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The Houthis took vengeance on “betrayal”: Saleh killed

Saleh speaks to his people asking for a change of course: siding with Saudi Arabia Saleh speaks to his people asking for a change of course: siding with Saudi Arabia Khaled Abdullah/Reuters

15 January 2018
Last December 2, former Yemen president Saleh asked the people to line up with the Saudi rivals. Two days later he is found dead.

Ali Abdullah Saleh, president of Yemen until 2012, had allied three years later with the Houthis, the group of anti-government rebels of the north of the country, at the dawn of what is now a bloody civil war.

The coalition between Saleh and Shiite militiamen was destined to fail because it was not built on trust: it was sought by Saleh to overthrow the government of his successor Hadi and by the militiamen to control much of the country resisting the military coalition led by the Sunni Saudi Arabia.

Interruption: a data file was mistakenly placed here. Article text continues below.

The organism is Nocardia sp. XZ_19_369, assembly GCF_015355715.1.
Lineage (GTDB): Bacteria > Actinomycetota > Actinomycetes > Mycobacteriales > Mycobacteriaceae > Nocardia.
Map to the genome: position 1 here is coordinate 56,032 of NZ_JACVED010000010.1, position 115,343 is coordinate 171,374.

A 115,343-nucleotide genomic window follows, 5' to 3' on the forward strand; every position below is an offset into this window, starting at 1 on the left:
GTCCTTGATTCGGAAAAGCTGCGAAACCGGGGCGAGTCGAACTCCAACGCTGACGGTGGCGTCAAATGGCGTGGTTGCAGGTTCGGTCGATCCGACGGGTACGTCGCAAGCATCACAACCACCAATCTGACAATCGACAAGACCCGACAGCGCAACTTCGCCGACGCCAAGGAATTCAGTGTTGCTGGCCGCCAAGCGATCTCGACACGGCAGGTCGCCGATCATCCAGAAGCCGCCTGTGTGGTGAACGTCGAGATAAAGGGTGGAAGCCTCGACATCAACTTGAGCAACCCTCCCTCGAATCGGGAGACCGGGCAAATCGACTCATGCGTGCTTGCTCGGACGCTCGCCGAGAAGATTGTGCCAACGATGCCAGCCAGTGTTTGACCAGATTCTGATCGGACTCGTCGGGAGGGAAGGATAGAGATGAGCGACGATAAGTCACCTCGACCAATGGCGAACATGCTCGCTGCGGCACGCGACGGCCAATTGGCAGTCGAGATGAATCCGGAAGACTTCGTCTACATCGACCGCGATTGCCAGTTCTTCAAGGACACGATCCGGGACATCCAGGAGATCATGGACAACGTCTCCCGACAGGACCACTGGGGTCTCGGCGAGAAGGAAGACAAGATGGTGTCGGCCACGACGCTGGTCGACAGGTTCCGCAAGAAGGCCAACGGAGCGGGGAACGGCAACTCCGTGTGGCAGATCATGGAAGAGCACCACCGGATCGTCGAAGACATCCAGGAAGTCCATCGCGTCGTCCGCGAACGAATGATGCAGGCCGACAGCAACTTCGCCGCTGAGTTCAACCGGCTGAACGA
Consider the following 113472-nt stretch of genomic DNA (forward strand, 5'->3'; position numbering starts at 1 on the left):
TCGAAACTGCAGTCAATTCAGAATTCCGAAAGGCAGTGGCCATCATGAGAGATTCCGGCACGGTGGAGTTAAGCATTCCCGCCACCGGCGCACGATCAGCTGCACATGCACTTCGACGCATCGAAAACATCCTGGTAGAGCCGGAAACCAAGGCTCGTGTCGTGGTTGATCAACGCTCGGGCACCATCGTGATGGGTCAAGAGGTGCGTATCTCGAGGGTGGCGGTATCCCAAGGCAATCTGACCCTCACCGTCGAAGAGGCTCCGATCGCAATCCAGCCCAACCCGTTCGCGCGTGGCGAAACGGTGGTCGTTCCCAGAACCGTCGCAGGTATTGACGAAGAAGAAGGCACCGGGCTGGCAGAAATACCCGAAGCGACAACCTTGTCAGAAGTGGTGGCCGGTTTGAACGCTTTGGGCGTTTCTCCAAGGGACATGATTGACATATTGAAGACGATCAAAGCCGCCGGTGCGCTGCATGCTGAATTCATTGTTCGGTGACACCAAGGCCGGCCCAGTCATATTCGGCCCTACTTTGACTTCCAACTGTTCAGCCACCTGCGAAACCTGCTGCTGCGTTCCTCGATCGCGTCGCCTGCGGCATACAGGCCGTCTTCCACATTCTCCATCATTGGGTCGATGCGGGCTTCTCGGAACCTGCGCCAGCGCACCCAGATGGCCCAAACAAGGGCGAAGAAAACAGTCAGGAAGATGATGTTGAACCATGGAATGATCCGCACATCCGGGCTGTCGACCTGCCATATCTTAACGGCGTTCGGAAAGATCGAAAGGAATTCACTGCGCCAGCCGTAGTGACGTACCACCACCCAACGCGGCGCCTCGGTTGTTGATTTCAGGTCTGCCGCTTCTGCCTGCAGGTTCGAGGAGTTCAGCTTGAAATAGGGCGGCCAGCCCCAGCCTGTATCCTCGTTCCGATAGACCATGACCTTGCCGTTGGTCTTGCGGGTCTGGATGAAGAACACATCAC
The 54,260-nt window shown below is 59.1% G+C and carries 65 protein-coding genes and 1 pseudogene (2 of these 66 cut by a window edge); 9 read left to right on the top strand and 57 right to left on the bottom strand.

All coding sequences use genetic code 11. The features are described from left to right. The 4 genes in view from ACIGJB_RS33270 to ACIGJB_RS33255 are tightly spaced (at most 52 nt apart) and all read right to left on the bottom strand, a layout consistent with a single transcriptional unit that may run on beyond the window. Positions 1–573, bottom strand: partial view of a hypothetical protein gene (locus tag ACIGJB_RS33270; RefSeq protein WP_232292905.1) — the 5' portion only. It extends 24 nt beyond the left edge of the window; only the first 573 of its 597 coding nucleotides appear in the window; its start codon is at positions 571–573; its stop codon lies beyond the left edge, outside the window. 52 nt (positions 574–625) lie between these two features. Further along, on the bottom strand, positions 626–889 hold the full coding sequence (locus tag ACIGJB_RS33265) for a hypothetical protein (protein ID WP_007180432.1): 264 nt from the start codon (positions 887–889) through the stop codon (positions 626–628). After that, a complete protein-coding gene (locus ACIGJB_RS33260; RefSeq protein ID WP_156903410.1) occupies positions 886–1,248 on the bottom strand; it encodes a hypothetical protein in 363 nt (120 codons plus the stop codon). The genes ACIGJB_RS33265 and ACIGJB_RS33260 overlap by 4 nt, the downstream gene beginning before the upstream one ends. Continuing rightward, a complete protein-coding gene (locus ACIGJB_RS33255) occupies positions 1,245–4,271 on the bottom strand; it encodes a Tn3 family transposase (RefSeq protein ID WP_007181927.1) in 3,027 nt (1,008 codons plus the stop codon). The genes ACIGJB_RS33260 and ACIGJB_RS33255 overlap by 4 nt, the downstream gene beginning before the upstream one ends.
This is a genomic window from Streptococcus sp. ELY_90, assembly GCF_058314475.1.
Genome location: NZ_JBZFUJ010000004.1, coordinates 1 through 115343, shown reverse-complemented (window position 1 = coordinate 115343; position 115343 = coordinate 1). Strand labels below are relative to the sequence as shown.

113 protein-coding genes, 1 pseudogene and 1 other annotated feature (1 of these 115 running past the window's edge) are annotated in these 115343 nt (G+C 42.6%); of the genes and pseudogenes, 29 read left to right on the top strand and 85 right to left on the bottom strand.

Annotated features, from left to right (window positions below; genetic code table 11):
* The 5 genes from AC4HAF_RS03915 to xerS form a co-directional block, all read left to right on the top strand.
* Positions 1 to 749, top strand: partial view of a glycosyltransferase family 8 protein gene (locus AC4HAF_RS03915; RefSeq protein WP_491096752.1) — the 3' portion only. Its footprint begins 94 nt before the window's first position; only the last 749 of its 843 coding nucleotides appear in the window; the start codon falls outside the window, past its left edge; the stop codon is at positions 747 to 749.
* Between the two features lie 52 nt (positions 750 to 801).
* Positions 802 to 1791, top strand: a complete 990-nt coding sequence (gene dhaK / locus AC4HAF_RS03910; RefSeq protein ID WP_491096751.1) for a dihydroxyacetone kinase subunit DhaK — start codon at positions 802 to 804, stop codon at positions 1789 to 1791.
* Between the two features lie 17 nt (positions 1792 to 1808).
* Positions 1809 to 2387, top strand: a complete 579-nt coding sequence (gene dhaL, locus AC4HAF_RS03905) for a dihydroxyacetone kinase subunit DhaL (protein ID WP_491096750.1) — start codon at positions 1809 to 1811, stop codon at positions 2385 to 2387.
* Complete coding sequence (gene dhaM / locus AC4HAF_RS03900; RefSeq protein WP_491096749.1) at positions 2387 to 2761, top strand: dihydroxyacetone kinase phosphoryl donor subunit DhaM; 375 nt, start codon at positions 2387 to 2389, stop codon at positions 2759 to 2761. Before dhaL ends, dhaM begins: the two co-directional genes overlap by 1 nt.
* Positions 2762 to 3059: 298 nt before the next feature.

The alliance was broken with the speech, broadcast on television, of the former president: the Houthi believe what Saleh had said was a real betrayal that must be punished. Death, probably caused by a deep head wound, was soon publicly claimed by the rebels.

The turn of the former president pushed by the United Arab Emirates, in exchange for a reconquest of the presidency, should have served to end the war and to finally defeat the Houtis (supported by Shiite Iran, who has always been in conflict with the Sunni Arabs).

Saleh, for a long time head of Yemen, had always been an important player in the civil war and his killing did not stop the clashes, but exacerbated the tensions: the conflict will not see an end until the rebel group will control much of the country and members of the Saudi coalition won’t be tired of sending bombs and soldiers to Yemen.


For more information, please read:!/conflict/war-in-yemen

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